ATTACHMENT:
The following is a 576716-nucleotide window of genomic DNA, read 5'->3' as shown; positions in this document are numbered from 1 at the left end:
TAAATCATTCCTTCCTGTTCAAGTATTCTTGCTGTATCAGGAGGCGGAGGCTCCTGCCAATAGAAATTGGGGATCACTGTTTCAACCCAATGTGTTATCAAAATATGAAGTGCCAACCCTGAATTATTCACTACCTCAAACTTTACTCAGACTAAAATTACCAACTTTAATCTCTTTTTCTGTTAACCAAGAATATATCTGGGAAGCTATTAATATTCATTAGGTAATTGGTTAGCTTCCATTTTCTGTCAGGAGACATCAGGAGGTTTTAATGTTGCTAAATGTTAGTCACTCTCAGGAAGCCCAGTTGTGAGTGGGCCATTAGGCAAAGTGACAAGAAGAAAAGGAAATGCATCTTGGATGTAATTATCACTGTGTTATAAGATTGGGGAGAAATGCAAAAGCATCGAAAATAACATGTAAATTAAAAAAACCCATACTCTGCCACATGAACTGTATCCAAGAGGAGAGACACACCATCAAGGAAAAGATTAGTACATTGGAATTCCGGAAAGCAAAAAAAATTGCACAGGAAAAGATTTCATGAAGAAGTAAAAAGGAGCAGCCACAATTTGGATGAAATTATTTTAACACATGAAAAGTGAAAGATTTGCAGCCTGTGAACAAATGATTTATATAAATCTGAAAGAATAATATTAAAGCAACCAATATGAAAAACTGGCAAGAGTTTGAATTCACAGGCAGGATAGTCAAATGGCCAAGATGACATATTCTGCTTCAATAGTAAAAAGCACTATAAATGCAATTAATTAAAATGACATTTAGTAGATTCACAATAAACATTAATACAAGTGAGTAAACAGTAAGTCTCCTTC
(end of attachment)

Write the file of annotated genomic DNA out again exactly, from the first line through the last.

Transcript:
The following is a 576716-nucleotide window of genomic DNA, read 5'->3' as shown; positions in this document are numbered from 1 at the left end:
TAAATCATTCCTTCCTGTTCAAGTATTCTTGCTGTATCAGGAGGCGGAGGCTCCTGCCAATAGAAATTGGGGATCACTGTTTCAACCCAATGTGTTATCAAAATATGAAGTGCCAACCCTGAATTATTCACTACCTCAAACTTTACTCAGACTAAAATTACCAACTTTAATCTCTTTTTCTGTTAACCAAGAATATATCTGGGAAGCTATTAATATTCATTAGGTAATTGGTTAGCTTCCATTTTCTGTCAGGAGACATCAGGAGGTTTTAATGTTGCTAAATGTTAGTCACTCTCAGGAAGCCCAGTTGTGAGTGGGCCATTAGGCAAAGTGACAAGAAGAAAAGGAAATGCATCTTGGATGTAATTATCACTGTGTTATAAGATTGGGGAGAAATGCAAAAGCATCGAAAATAACATGTAAATTAAAAAAACCCATACTCTGCCACATGAACTGTATCCAAGAGGAGAGACACACCATCAAGGAAAAGATTAGTACATTGGAATTCCGGAAAGCAAAAAAAATTGCACAGGAAAAGATTTCATGAAGAAGTAAAAAGGAGCAGCCACAATTTGGATGAAATTATTTTAACACATGAAAAGTGAAAGATTTGCAGCCTGTGAACAAATGATTTATATAAATCTGAAAGAATAATATTAAAGCAACCAATATGAAAAACTGGCAAGAGTTTGAATTCACAGGCAGGATAGTCAAATGGCCAAGATGACATATTCTGCTTCAATAGTAAAAAGCACTATAAATGCAATTAATTAAAATGACATTTAGTAGATTCACAATAAACATTAATACAAGTGAGTAAACAGTAAGTCTCCTTC